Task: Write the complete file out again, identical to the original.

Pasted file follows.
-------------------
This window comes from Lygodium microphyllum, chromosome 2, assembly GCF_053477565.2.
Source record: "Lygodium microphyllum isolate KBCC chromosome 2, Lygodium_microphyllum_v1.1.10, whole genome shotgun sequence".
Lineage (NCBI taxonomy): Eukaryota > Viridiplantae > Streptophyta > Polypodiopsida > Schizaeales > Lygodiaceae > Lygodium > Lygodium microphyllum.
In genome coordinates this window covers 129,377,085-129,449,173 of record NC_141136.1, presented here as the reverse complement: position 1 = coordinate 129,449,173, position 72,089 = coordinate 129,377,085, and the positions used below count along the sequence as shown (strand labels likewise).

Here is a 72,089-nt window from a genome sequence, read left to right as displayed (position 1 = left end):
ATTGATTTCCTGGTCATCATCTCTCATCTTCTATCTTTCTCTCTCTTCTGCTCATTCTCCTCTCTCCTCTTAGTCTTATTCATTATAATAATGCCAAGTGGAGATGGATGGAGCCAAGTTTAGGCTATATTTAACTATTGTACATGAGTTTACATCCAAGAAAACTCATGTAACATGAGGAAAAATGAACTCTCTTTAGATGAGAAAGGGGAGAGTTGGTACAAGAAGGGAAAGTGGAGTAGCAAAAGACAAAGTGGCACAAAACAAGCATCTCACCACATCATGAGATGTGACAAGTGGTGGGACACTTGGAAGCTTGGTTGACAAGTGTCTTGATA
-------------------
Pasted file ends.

This window comes from Lygodium microphyllum, chromosome 2, assembly GCF_053477565.2.
Source record: "Lygodium microphyllum isolate KBCC chromosome 2, Lygodium_microphyllum_v1.1.10, whole genome shotgun sequence".
Lineage (NCBI taxonomy): Eukaryota > Viridiplantae > Streptophyta > Polypodiopsida > Schizaeales > Lygodiaceae > Lygodium > Lygodium microphyllum.
In genome coordinates this window covers 129,377,085-129,449,173 of record NC_141136.1, presented here as the reverse complement: position 1 = coordinate 129,449,173, position 72,089 = coordinate 129,377,085, and the positions used below count along the sequence as shown (strand labels likewise).

Here is a 72,089-nt window from a genome sequence, read left to right as displayed (position 1 = left end):
ATTGATTTCCTGGTCATCATCTCTCATCTTCTATCTTTCTCTCTCTTCTGCTCATTCTCCTCTCTCCTCTTAGTCTTATTCATTATAATAATGCCAAGTGGAGATGGATGGAGCCAAGTTTAGGCTATATTTAACTATTGTACATGAGTTTACATCCAAGAAAACTCATGTAACATGAGGAAAAATGAACTCTCTTTAGATGAGAAAGGGGAGAGTTGGTACAAGAAGGGAAAGTGGAGTAGCAAAAGACAAAGTGGCACAAAACAAGCATCTCACCACATCATGAGATGTGACAAGTGGTGGGACACTTGGAAGCTTGGTTGACAAGTGTCTTGATA